Penetrations through the built-up roof membrane are usually flashed in one of two ways. Individual pipes and small vents usually use flat, metal flange flashings that are placed directly on the last ply of roofing material and are stripped in with felts and mastic or felts and bitumen.
Larger penetrations and groups of smaller penetrations usually use curbs constructed of wood, metal or concrete, flashed with bituminous base flashing and metal counter flashings.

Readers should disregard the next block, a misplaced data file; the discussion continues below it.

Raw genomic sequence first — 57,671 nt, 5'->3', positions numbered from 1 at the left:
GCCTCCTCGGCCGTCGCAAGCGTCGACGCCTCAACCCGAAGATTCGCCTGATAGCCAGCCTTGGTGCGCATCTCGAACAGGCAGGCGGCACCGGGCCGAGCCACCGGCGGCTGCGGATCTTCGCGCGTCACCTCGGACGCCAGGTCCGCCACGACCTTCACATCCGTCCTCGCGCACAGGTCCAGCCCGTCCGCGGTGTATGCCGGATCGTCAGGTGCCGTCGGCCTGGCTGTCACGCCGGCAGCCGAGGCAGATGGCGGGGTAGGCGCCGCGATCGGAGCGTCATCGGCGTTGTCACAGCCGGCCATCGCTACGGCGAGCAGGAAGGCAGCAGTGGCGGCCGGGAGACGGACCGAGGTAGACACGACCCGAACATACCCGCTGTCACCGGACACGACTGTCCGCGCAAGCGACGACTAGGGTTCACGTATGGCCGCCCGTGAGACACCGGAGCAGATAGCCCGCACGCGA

Common penetration flashing problems are:
- The failure to properly design the flashing for the penetration. - Open or broken seams in metal curbs caused by expansion and contraction. - Standing water behind penetration curbs caused by the omission of crickets. - Sagging or separating base flashings caused by omission of top wood nailers. - Missing or deteriorated counter flashing. - Splitting or separation of the felt stripping over the edge of metal flanges. - Improper priming and stripping of metal surfaces. - Fastener backout and separation of the metal flashing flange from the roof around penetration flashings. - Movement between stack vents or pipes and the flashing.